What exactly is wrong with being a Pollyanna, and bringing some light-heartedness to the people around us?
It’s true that no one likes being told: “Don’t cry!” “Don’t be sad!” “Calm down!” “Cheer up!” It implies that whatever we’re currently feeling is wrong, and the instruction to change how we feel rarely helps. It’s healthy to cry when you feel like crying, to be sad when you’re genuinely sad, to acknowledge your nervousness or depression if that’s your reality right now. At the same time, how we make meaning of the events that lead us to cry, feel sad, nervous or depressed is up to us, and to find a silver lining as Pollyanna would is a sign of resilience, not stupidity or denial. It’s the meaning that we ascribe to things which determines our quality of life and the impact we can make, however small.
I had a bit of a childhood crush on Christopher Reeve after seeing him play the hero in Superman. When news broke that he had been paralysed from the neck down after falling from horseback, I felt shocked and sad for him. I later read in a magazine article that he had thought about ending his life shortly after the accident. And yet, years afterwards, he appeared to have found inner peace, and described his life as worth living. I recall seeing a photo of him looking out into the distance. He appeared content and serene, which matched his description of how he now felt. The image stuck with me, along with the realisation that people can have terrible things happen to them and somehow regain their sense of happiness or contentment over time.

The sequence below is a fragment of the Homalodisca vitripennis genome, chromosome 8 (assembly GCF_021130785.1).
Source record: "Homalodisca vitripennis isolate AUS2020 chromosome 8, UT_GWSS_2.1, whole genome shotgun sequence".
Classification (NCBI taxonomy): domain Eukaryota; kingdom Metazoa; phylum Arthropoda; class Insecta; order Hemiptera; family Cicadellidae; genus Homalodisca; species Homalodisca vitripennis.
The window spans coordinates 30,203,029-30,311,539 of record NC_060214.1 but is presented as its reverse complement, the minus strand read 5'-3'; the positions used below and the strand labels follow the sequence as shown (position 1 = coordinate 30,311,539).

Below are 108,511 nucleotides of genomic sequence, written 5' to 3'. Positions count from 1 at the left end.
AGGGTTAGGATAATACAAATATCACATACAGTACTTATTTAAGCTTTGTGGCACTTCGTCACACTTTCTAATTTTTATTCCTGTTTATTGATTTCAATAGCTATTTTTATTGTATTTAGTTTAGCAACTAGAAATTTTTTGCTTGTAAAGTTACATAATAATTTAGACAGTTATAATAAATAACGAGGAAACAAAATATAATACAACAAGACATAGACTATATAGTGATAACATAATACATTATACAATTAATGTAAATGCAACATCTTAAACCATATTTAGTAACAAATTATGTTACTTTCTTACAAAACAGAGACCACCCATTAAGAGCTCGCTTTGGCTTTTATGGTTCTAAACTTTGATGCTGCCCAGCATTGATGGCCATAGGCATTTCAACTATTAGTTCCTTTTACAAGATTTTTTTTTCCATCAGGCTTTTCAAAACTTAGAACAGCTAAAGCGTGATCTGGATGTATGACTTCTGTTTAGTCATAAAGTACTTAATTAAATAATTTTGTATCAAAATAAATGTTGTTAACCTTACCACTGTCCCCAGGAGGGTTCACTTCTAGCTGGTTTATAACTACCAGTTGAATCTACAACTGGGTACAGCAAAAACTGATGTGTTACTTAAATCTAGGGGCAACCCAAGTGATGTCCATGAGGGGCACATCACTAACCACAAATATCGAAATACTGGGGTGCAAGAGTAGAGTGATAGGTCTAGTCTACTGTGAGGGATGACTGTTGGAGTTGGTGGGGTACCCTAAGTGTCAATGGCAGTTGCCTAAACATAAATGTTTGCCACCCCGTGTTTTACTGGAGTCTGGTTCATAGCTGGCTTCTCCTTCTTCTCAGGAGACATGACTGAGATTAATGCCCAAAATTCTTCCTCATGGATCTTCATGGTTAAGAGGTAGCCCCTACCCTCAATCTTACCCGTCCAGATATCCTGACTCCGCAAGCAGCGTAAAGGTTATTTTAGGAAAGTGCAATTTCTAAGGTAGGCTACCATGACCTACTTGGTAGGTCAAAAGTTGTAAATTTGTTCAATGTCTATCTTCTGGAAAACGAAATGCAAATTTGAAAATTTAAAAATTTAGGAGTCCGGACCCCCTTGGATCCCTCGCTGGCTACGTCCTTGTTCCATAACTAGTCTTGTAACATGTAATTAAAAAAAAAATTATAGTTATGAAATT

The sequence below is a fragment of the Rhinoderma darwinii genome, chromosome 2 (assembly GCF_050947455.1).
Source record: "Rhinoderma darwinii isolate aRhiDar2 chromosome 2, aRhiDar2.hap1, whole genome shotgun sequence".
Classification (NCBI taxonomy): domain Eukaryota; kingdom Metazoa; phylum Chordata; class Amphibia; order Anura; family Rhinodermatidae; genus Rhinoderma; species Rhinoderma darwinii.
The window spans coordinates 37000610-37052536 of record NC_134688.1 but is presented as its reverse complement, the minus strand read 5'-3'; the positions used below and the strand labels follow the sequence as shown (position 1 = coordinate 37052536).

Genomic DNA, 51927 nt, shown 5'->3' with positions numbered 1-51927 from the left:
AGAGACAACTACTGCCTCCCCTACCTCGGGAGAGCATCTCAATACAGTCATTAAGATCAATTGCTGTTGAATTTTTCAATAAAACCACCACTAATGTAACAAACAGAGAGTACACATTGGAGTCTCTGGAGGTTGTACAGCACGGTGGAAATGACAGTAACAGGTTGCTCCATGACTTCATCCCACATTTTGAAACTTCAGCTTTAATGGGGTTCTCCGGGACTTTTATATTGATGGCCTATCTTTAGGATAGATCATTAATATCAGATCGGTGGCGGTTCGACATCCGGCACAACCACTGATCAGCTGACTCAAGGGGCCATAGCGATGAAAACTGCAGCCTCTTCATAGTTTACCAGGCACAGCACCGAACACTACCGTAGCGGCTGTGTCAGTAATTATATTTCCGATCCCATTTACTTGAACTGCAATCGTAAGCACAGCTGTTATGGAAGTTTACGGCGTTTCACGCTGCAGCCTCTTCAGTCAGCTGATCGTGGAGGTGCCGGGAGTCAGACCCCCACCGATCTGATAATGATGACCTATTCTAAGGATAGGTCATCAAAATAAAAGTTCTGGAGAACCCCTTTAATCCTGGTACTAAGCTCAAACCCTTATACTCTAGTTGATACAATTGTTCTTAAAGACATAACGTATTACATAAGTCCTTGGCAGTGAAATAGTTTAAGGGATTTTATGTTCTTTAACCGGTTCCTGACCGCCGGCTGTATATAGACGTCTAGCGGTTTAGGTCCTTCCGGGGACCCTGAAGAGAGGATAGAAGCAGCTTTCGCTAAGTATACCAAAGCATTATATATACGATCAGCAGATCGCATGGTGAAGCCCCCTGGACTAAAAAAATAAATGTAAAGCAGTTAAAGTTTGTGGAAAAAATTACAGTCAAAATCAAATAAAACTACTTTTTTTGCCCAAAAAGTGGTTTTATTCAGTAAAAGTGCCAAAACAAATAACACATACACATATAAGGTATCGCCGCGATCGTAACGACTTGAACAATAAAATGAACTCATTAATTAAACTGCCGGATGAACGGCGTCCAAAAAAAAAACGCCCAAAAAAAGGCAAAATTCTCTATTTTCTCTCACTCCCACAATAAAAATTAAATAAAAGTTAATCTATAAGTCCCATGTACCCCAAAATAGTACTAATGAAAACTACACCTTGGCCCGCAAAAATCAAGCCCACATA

Over and over again, we hear stories of people who somehow find joy or meaning even in the worst possible circumstances.
In the famous Italian film, Life is Beautiful, a Jewish man called Guido is sent to a concentration camp with his son after their country has been occupied by Nazis during World War II. Guido leads his son to believe they are playing a game. He tells him the rules of the game: that they earn points for various tasks completed, and lose points if his son cries or complains about being hungry or missing his mother. Staying quiet and hiding from guards earns them additional points. Understandably, Guido’s son does not want to play the game at times, but he is consistently encouraged to persevere and play. What would have otherwise been a horrifying experience for the child becomes a game – albeit an unpleasant and challenging one – that allows him to survive with minimal emotional trauma, thanks to his father’s persuasion that each difficult task or situation was an opportunity to earn more points and win the game.